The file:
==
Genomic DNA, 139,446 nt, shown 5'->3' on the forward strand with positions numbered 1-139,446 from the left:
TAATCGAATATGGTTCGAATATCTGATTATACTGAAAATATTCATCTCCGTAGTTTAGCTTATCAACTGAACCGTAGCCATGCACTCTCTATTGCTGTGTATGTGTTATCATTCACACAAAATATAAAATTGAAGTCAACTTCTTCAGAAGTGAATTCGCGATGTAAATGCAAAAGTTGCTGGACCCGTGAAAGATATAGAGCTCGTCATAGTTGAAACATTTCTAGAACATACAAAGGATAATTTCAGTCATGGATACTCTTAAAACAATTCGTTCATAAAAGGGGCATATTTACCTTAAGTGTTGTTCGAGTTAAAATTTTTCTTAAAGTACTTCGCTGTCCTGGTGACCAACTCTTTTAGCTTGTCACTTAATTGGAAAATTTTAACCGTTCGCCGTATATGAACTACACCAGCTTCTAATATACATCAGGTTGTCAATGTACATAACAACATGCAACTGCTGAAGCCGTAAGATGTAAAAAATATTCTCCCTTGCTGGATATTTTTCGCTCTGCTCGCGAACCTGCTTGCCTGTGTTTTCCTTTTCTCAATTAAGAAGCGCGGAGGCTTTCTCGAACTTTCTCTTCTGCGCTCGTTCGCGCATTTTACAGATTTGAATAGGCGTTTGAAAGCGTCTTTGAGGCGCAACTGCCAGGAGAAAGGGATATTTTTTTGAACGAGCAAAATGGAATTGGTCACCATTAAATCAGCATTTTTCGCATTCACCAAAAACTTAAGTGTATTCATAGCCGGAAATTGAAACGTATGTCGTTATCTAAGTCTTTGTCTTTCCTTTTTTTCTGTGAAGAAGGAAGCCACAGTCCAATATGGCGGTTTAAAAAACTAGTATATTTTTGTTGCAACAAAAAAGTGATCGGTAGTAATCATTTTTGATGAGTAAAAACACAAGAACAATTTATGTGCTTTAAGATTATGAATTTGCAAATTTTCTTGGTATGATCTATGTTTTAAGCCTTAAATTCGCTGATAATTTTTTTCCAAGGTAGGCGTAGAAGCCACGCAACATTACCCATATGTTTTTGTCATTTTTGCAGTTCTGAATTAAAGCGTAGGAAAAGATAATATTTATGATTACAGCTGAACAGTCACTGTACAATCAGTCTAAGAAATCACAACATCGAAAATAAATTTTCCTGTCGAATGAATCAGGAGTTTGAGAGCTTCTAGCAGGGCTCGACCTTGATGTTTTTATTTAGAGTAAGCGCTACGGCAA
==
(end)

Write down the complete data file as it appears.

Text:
Genomic DNA, 139,446 nt, shown 5'->3' on the forward strand with positions numbered 1-139,446 from the left:
TAATCGAATATGGTTCGAATATCTGATTATACTGAAAATATTCATCTCCGTAGTTTAGCTTATCAACTGAACCGTAGCCATGCACTCTCTATTGCTGTGTATGTGTTATCATTCACACAAAATATAAAATTGAAGTCAACTTCTTCAGAAGTGAATTCGCGATGTAAATGCAAAAGTTGCTGGACCCGTGAAAGATATAGAGCTCGTCATAGTTGAAACATTTCTAGAACATACAAAGGATAATTTCAGTCATGGATACTCTTAAAACAATTCGTTCATAAAAGGGGCATATTTACCTTAAGTGTTGTTCGAGTTAAAATTTTTCTTAAAGTACTTCGCTGTCCTGGTGACCAACTCTTTTAGCTTGTCACTTAATTGGAAAATTTTAACCGTTCGCCGTATATGAACTACACCAGCTTCTAATATACATCAGGTTGTCAATGTACATAACAACATGCAACTGCTGAAGCCGTAAGATGTAAAAAATATTCTCCCTTGCTGGATATTTTTCGCTCTGCTCGCGAACCTGCTTGCCTGTGTTTTCCTTTTCTCAATTAAGAAGCGCGGAGGCTTTCTCGAACTTTCTCTTCTGCGCTCGTTCGCGCATTTTACAGATTTGAATAGGCGTTTGAAAGCGTCTTTGAGGCGCAACTGCCAGGAGAAAGGGATATTTTTTTGAACGAGCAAAATGGAATTGGTCACCATTAAATCAGCATTTTTCGCATTCACCAAAAACTTAAGTGTATTCATAGCCGGAAATTGAAACGTATGTCGTTATCTAAGTCTTTGTCTTTCCTTTTTTTCTGTGAAGAAGGAAGCCACAGTCCAATATGGCGGTTTAAAAAACTAGTATATTTTTGTTGCAACAAAAAAGTGATCGGTAGTAATCATTTTTGATGAGTAAAAACACAAGAACAATTTATGTGCTTTAAGATTATGAATTTGCAAATTTTCTTGGTATGATCTATGTTTTAAGCCTTAAATTCGCTGATAATTTTTTTCCAAGGTAGGCGTAGAAGCCACGCAACATTACCCATATGTTTTTGTCATTTTTGCAGTTCTGAATTAAAGCGTAGGAAAAGATAATATTTATGATTACAGCTGAACAGTCACTGTACAATCAGTCTAAGAAATCACAACATCGAAAATAAATTTTCCTGTCGAATGAATCAGGAGTTTGAGAGCTTCTAGCAGGGCTCGACCTTGATGTTTTTATTTAGAGTAAGCGCTACGGCAA